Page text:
So. I sat with that. I thought about the energy that the PAGErs brought to their projects, and the rich engagement that fueled their intellectual and personal lives. And I started to re-evaluate and take greater notice of my own excitement about these questions of giving, social justice, politics, donor-activism – more broadly, just questions of how, why and where people give. I started to take these questions seriously. I started to realize that my own lived experiences, the ones which I had heretofore thought of as “side projects” were the threads and fibers weaving together to inform my landscape of scholarship. These were it turns out, inseparable.
Now, as I start to shape my dissertation project, I look more intentionally to these lived experiences, community engagements, and scholastic projects as a larger tapestry of publicly engaged work. I share a few of these experiences here.
There is my involvement with the Mapping Youth Journeys program, a multi-year participatory mapping project with middle school students in Seattle. Through a cultural history mapping curriculum, I was part of a team that sought to understand how mapping shaped students’ civic engagement. Importantly, this work showed us how iterative the learning process was: the students’ insights shaped the direction of the research, they showed us that they were not ‘civic actors in waiting’, but that they already held a great deal of cultural wealth and civic knowledge. The mapping component allowed them to connect the dots of their situated knowledge in new ways, but they were, themselves, publicly engaged individuals who were able to express their knowledge in digital and non-digital ways. This project demonstrated how to take non-expert knowledges seriously, and to be open, attentive, and engaged to findings that we did not expect.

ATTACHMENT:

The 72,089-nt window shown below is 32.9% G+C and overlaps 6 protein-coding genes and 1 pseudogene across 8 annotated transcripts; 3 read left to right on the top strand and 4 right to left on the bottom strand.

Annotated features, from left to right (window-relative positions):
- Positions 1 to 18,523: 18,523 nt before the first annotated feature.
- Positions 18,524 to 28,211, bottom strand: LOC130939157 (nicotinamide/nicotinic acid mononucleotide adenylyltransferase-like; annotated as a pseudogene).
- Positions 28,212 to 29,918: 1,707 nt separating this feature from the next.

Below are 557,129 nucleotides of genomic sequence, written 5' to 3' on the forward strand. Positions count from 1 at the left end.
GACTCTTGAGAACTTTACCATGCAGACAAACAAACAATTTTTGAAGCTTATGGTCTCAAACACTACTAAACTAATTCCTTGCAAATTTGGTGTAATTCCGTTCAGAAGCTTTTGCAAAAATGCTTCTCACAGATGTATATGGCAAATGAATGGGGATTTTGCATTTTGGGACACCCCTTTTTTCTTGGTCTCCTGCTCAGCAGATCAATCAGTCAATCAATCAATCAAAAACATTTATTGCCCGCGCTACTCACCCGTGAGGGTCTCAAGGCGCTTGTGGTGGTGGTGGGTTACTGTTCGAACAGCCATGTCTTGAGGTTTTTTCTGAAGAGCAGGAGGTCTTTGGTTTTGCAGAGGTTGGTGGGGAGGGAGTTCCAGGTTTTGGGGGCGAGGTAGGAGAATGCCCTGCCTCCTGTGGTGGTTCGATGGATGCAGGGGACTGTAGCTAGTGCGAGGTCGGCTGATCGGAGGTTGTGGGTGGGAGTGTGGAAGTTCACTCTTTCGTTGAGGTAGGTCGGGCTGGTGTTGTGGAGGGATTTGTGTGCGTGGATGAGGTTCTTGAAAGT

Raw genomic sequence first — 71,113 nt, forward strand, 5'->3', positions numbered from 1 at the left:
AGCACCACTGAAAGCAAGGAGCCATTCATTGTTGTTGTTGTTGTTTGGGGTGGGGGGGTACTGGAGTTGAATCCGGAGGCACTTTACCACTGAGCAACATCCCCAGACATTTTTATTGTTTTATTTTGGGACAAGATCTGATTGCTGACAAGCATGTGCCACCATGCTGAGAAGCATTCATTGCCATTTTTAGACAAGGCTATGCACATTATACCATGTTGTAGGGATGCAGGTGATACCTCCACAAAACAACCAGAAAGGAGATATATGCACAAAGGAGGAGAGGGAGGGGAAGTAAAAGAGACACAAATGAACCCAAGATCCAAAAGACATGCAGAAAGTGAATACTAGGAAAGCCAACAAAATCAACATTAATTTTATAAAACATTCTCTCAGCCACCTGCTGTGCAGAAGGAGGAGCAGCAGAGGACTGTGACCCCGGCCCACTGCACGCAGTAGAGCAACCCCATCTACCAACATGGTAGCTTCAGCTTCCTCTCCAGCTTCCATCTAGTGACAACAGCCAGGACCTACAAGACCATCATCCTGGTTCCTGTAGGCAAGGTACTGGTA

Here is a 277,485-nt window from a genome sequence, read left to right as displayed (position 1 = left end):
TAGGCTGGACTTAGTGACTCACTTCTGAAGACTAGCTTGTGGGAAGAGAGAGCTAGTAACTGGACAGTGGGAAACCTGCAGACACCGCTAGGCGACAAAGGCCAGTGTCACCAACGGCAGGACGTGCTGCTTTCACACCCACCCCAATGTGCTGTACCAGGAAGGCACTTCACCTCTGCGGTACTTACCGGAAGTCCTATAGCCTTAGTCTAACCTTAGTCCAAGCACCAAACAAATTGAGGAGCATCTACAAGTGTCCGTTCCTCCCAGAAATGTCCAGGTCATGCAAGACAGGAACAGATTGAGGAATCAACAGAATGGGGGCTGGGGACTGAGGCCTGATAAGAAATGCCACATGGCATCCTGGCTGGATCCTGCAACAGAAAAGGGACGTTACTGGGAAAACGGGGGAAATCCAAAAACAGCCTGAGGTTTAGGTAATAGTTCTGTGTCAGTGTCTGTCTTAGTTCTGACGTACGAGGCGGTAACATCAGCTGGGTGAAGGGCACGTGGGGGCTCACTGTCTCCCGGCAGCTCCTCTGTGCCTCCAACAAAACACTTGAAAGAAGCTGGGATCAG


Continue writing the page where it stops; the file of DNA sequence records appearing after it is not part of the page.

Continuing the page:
There is my vast participation with nonprofit organizations, as a staff person, a volunteer, a scholar and a mentor. One that I’ll draw on here, is my Master’s work with a Seattle based nonprofit, but I cannot say it was entirely engaged. Through that project, I realized that self-reflexivity does not equal engagement. I was intimately aware and involved in a reflexive practice, but I never felt engaged in the way that felt open and invested. I didn’t have much at risk. I was an observer, a critic. A participant, yes, but with not much skin in the game. My presence was not missed when I was gone, and my contributions did not make many ripples.